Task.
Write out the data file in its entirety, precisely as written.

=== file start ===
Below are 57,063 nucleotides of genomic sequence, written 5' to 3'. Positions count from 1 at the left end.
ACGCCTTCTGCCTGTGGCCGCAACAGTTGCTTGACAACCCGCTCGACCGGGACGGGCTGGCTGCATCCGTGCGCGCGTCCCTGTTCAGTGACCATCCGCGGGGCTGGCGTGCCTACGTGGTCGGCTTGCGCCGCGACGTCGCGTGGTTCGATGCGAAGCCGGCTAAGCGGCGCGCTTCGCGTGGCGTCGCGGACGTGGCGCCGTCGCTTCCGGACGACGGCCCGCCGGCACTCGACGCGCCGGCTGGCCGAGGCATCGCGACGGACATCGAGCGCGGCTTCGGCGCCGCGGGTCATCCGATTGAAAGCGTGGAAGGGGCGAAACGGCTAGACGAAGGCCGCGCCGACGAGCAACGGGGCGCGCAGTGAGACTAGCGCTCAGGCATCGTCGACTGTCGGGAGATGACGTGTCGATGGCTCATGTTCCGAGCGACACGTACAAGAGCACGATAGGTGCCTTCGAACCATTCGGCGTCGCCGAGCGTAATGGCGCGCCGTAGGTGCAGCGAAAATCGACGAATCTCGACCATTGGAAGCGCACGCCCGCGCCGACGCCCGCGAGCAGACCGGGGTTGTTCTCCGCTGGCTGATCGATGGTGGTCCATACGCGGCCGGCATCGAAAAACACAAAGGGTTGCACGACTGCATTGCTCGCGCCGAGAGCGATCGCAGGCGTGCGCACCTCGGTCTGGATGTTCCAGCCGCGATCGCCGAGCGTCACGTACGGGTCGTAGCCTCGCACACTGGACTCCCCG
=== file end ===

Below are 57,063 nucleotides of genomic sequence, written 5' to 3'. Positions count from 1 at the left end.
ACGCCTTCTGCCTGTGGCCGCAACAGTTGCTTGACAACCCGCTCGACCGGGACGGGCTGGCTGCATCCGTGCGCGCGTCCCTGTTCAGTGACCATCCGCGGGGCTGGCGTGCCTACGTGGTCGGCTTGCGCCGCGACGTCGCGTGGTTCGATGCGAAGCCGGCTAAGCGGCGCGCTTCGCGTGGCGTCGCGGACGTGGCGCCGTCGCTTCCGGACGACGGCCCGCCGGCACTCGACGCGCCGGCTGGCCGAGGCATCGCGACGGACATCGAGCGCGGCTTCGGCGCCGCGGGTCATCCGATTGAAAGCGTGGAAGGGGCGAAACGGCTAGACGAAGGCCGCGCCGACGAGCAACGGGGCGCGCAGTGAGACTAGCGCTCAGGCATCGTCGACTGTCGGGAGATGACGTGTCGATGGCTCATGTTCCGAGCGACACGTACAAGAGCACGATAGGTGCCTTCGAACCATTCGGCGTCGCCGAGCGTAATGGCGCGCCGTAGGTGCAGCGAAAATCGACGAATCTCGACCATTGGAAGCGCACGCCCGCGCCGACGCCCGCGAGCAGACCGGGGTTGTTCTCCGCTGGCTGATCGATGGTGGTCCATACGCGGCCGGCATCGAAAAACACAAAGGGTTGCACGACTGCATTGCTCGCGCCGAGAGCGATCGCAGGCGTGCGCACCTCGGTCTGGATGTTCCAGCCGCGATCGCCGAGCGTCACGTACGGGTCGTAGCCTCGCACACTGGACTCCCCG